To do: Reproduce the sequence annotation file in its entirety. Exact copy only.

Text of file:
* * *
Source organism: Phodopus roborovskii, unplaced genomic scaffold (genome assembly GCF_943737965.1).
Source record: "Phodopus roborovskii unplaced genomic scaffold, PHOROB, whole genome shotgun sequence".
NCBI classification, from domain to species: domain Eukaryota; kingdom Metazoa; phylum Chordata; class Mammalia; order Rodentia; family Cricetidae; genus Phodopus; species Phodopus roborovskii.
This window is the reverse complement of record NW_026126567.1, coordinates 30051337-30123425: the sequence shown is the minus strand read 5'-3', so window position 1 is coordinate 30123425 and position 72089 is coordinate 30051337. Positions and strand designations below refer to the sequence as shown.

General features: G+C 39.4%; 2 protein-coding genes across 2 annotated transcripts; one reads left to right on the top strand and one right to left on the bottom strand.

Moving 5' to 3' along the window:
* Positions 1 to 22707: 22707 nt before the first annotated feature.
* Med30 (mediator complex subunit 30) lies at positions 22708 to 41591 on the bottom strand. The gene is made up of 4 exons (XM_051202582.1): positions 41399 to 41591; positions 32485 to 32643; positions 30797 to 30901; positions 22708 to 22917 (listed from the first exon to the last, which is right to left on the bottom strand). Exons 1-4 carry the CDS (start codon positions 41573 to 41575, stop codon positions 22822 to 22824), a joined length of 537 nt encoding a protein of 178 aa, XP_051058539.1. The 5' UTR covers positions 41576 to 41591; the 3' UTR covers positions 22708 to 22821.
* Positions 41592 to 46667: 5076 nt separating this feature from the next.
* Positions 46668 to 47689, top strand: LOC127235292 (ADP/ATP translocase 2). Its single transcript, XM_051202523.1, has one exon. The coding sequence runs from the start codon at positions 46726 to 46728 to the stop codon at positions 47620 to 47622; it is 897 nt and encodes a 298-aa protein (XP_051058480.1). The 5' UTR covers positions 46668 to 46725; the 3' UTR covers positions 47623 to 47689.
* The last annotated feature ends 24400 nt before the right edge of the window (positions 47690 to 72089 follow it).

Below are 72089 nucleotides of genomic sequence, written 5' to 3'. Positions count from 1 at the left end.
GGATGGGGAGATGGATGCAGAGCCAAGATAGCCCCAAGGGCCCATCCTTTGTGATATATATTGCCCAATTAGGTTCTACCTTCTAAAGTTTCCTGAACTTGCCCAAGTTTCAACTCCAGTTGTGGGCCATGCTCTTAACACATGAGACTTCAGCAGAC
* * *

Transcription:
Source organism: Phodopus roborovskii, unplaced genomic scaffold (genome assembly GCF_943737965.1).
Source record: "Phodopus roborovskii unplaced genomic scaffold, PHOROB, whole genome shotgun sequence".
NCBI classification, from domain to species: domain Eukaryota; kingdom Metazoa; phylum Chordata; class Mammalia; order Rodentia; family Cricetidae; genus Phodopus; species Phodopus roborovskii.
This window is the reverse complement of record NW_026126567.1, coordinates 30051337-30123425: the sequence shown is the minus strand read 5'-3', so window position 1 is coordinate 30123425 and position 72089 is coordinate 30051337. Positions and strand designations below refer to the sequence as shown.

General features: G+C 39.4%; 2 protein-coding genes across 2 annotated transcripts; one reads left to right on the top strand and one right to left on the bottom strand.

Moving 5' to 3' along the window:
* Positions 1 to 22707: 22707 nt before the first annotated feature.
* Med30 (mediator complex subunit 30) lies at positions 22708 to 41591 on the bottom strand. The gene is made up of 4 exons (XM_051202582.1): positions 41399 to 41591; positions 32485 to 32643; positions 30797 to 30901; positions 22708 to 22917 (listed from the first exon to the last, which is right to left on the bottom strand). Exons 1-4 carry the CDS (start codon positions 41573 to 41575, stop codon positions 22822 to 22824), a joined length of 537 nt encoding a protein of 178 aa, XP_051058539.1. The 5' UTR covers positions 41576 to 41591; the 3' UTR covers positions 22708 to 22821.
* Positions 41592 to 46667: 5076 nt separating this feature from the next.
* Positions 46668 to 47689, top strand: LOC127235292 (ADP/ATP translocase 2). Its single transcript, XM_051202523.1, has one exon. The coding sequence runs from the start codon at positions 46726 to 46728 to the stop codon at positions 47620 to 47622; it is 897 nt and encodes a 298-aa protein (XP_051058480.1). The 5' UTR covers positions 46668 to 46725; the 3' UTR covers positions 47623 to 47689.
* The last annotated feature ends 24400 nt before the right edge of the window (positions 47690 to 72089 follow it).

Below are 72089 nucleotides of genomic sequence, written 5' to 3'. Positions count from 1 at the left end.
GGATGGGGAGATGGATGCAGAGCCAAGATAGCCCCAAGGGCCCATCCTTTGTGATATATATTGCCCAATTAGGTTCTACCTTCTAAAGTTTCCTGAACTTGCCCAAGTTTCAACTCCAGTTGTGGGCCATGCTCTTAACACATGAGACTTCAGCAGAC